Sweet Spot Boy Names are exactly what many of us are after.

They’re the names we all recognize, even though they’re far from the Top Ten Liam and Lucas. We’ve heard them, and might even know a kid or two with the name. But they’re not everywhere – even though some of them are gaining in use.

Style-wise, it’s tough to call them trendy. But you wouldn’t consider them antiques, either.

What defines sweet spot boy names?

One spelling dominates. Yes, there are boys called Kameron and even Kameryn. But we default to Cameron. And that makes life just a little simpler.

They’re not part of a name cluster. Anything that rhymes with Aiden is out.

They currently rank between #50(ish) and #500(ish). While many are gaining or slipping in use, nothing is going anywhere too fast.


AUGUST (#104)

At first glance, it’s a nature name, borrowed straight from summertime. But August goes back eons as a given name, worn by emperors and saints in various forms. Augustine and Augustus rank in the current Top 1000, too, but it’s the simplified August that hits the sweet spot. It’s simple to spell and pronounce, instantly familiar to everyone, a sunny, summery baby boy name. Augie and Gus both make friendly nickname options, too.

AXEL (#72)

Axel sounds trendy and tough, but it’s actually the Scandinavian form of the Biblical Absalom – my father is peace, one of King David’s sons in the Old Testament. It makes for a nicely international pick, too, familiar throughout Europe as well as the United States. In our age of Jaxton and other creative inventions, Axel shares all their style, but with plenty of notable bearers, too. Rock star Axl Rose was born William Bailey, but he lends this name even more swagger.

BEAU (#79)

If Bella is big for girls, Beau seems like a logical baby boy name, doesn’t it? Both come from romance language words meaning beautiful, though we tend to translate Beau as handsome. It’s a bright, bold name for a son – fun to say and easy to remember. Beau originally rose in use in the US thanks to television Western Maverick, back in the 1960s. The name still retains a certain amount of cowboy confidence.


A Scottish surname long used in small numbers, Cameron became a fast favorite in the 1980s. What explains the name’s rise? Cameron was Ferris’ best friend in 1986’s Ferris Bueller’s Day Off. (Cameron’s dad owned the vintage Ferrari they borrow for the day.) Or maybe it’s down to Kirk Cameron, star of Growing Pains, which debuted in 1985. Either way, it became a white-hot, fast-rising pick for a son … and then mellowed into a familiar, friendly choice for a child. The 90s brought a brief uptick in the name’s use for girls (courtesy of Cameron Diaz), but while it reads a bit gender-neutral, the name is far more popular for our sons. Cameron has become a modern staple, and yes, one of the sweet spot boy names.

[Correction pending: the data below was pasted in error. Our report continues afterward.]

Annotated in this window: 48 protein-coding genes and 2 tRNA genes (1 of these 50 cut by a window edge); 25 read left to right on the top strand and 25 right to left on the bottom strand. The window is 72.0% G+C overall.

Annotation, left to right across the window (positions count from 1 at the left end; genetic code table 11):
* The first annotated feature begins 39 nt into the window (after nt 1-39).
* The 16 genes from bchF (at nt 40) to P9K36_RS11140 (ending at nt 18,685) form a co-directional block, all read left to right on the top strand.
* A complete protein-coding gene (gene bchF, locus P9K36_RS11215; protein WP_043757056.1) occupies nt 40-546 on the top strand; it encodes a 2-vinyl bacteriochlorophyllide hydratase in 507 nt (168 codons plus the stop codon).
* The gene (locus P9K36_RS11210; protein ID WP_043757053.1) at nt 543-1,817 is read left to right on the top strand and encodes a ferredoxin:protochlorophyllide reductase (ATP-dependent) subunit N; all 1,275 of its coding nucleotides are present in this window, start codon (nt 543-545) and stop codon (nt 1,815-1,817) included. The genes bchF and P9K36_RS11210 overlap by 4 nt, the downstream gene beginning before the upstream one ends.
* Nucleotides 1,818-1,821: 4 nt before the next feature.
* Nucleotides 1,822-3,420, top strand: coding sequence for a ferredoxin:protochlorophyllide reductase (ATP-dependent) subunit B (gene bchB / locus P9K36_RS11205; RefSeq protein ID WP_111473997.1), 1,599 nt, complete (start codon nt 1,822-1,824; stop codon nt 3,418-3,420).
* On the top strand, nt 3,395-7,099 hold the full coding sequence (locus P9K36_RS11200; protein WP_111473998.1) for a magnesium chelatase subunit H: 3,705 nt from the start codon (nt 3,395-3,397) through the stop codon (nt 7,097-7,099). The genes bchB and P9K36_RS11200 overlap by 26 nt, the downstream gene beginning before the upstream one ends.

COLIN (#334)

Like many sweet spot names, Colin straddles two styles. It’s polished and gentlemanly, but also approachable. Originally a nickname for Nicholas (via the middle syllable, Col), this has long been used as an independent given name. The name benefited from the late 1990s/early 2000s love of two-syllable, ends-with-N names for boys. And yet, Colin feels timeless – a brother for Jason or Mason, an alternative to Brendan and Colton alike. Now it’s a romantic hero name, thanks to Netflix smash hit Bridgerton.

DEAN (#159)

From Dean Martin to James Dean, there’s something slightly mid-century about this name. Indeed, it peaked in the 1960s. But it’s never left the US Top 1000, and a handful of more recent references keep it relevant for parents today: Rory’s first boyfriend in The Gilmore Girls, and Harry’s fellow Gryffindor – and Quidditch teammate – in Harry Potter. A more recent uptick in Dean’s popularity came from Supernatural’s demon hunter, Dean Winchester. It’s a bright, compact sound, and a name that feels instantly familiar, but not overused.

EMMETT (#118)

A brother to long-time favorite Emma, Emmett is found in the US Top 1000 every year since we started keeping track. It’s more popular than ever today, part of the crop of -t ending boy baby names, including Beckett, Elliott, and Barrett. Several of them could be considered sweet spot boy names, but the honor goes to Emmett. It’s a little bit unassuming, a name with a homespun vibe. Twilight gave the name to a Tennessee-born Cullen vampire, but that only served to lift the name farther.

FINN (#188)

Sound-wise, Finn fits with traditional boy names like Ben and Dan. But it claims a whole other history. Finn is the name of a legendary Irish hero, a name both storied and enduring and fresh and new. It might be an Irish heritage for parents seeking something less expected than Patrick. But while Finn’s Irish origin is indisputable, it also brings to mind the life aquatic – the fins of fish and surfboards, lending this name a little bit of coastal cool. While it’s Finn that hits the sweet spot, plenty of formal names shorten to Finn, too.

GRAHAM (#140)

A Scottish surname, associated with the telephone (thanks to Alexander Graham Bell) and the cracker (thanks to reformer Sylvester Graham), this name doesn’t feel tied to a particular decade. Instead, it’s heard steadily throughout the years, as a first and a last. One possible complication: some pronounce it more like gray-uhm. And yet, it still belongs with sweet spot boy names, a straightforward choice that we’re used to hearing just enough.

GRIFFIN (#214)

Griffin sounds gruff, but dreamy, too. Maybe that’s because of the gryphon, a mythical half-lion, half-eagle. It’s a Welsh name of debated meaning, but it’s also a common surname. A Top 1000 name since the 1980s, Griffin has bounced around the low- to mid-200s since the 1990s. That feels like the very definition of a sweet spot name. Bonus? It could shorten to stylish nickname Finn, if you were so inclined.


A surname name derived from Henry by way of Harry, Harrison started out as dignified as presidential. William Henry Harrison was inaugurated in 1841. His grandson, Benjamin Harrison, took office in 1889. While the surname has a long history of sparing use, it was actor Harrison Ford that really put it on parents’ radar as a baby boy name. That makes it one of the earlier last name to catch on, when trends were just beginning to favor ends-with-son possibilities. It’s just a bit less popular than Top 50 picks like Grayson and Hudson, and that’s enough to put it on the list of sweet spot boy names.

HUGO (#415)